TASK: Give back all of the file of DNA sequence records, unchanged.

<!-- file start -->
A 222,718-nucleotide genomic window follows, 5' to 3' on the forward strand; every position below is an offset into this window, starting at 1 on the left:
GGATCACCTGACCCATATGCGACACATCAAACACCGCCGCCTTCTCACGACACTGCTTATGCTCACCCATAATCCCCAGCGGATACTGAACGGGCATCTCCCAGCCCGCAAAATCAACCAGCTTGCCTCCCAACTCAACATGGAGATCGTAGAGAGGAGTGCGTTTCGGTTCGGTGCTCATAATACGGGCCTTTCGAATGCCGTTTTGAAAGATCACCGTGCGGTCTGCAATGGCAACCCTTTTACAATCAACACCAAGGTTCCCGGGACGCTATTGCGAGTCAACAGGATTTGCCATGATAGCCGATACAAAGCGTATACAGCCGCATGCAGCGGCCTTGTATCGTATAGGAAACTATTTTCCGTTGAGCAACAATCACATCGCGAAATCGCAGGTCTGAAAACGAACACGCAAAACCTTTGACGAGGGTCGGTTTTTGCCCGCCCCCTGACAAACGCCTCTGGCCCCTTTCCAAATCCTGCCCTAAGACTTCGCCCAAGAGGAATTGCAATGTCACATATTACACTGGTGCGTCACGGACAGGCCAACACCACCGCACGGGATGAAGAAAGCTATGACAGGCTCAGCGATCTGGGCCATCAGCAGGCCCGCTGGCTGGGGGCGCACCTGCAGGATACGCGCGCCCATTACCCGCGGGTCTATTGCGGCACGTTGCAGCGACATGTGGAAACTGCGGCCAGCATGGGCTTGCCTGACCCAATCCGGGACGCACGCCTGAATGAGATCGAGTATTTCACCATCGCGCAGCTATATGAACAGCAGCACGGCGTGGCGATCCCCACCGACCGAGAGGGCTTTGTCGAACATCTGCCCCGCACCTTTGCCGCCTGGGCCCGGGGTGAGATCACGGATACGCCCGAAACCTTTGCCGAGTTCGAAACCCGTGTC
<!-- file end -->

A 222,718-nucleotide genomic window follows, 5' to 3' on the forward strand; every position below is an offset into this window, starting at 1 on the left:
GGATCACCTGACCCATATGCGACACATCAAACACCGCCGCCTTCTCACGACACTGCTTATGCTCACCCATAATCCCCAGCGGATACTGAACGGGCATCTCCCAGCCCGCAAAATCAACCAGCTTGCCTCCCAACTCAACATGGAGATCGTAGAGAGGAGTGCGTTTCGGTTCGGTGCTCATAATACGGGCCTTTCGAATGCCGTTTTGAAAGATCACCGTGCGGTCTGCAATGGCAACCCTTTTACAATCAACACCAAGGTTCCCGGGACGCTATTGCGAGTCAACAGGATTTGCCATGATAGCCGATACAAAGCGTATACAGCCGCATGCAGCGGCCTTGTATCGTATAGGAAACTATTTTCCGTTGAGCAACAATCACATCGCGAAATCGCAGGTCTGAAAACGAACACGCAAAACCTTTGACGAGGGTCGGTTTTTGCCCGCCCCCTGACAAACGCCTCTGGCCCCTTTCCAAATCCTGCCCTAAGACTTCGCCCAAGAGGAATTGCAATGTCACATATTACACTGGTGCGTCACGGACAGGCCAACACCACCGCACGGGATGAAGAAAGCTATGACAGGCTCAGCGATCTGGGCCATCAGCAGGCCCGCTGGCTGGGGGCGCACCTGCAGGATACGCGCGCCCATTACCCGCGGGTCTATTGCGGCACGTTGCAGCGACATGTGGAAACTGCGGCCAGCATGGGCTTGCCTGACCCAATCCGGGACGCACGCCTGAATGAGATCGAGTATTTCACCATCGCGCAGCTATATGAACAGCAGCACGGCGTGGCGATCCCCACCGACCGAGAGGGCTTTGTCGAACATCTGCCCCGCACCTTTGCCGCCTGGGCCCGGGGTGAGATCACGGATACGCCCGAAACCTTTGCCGAGTTCGAAACCCGTGTC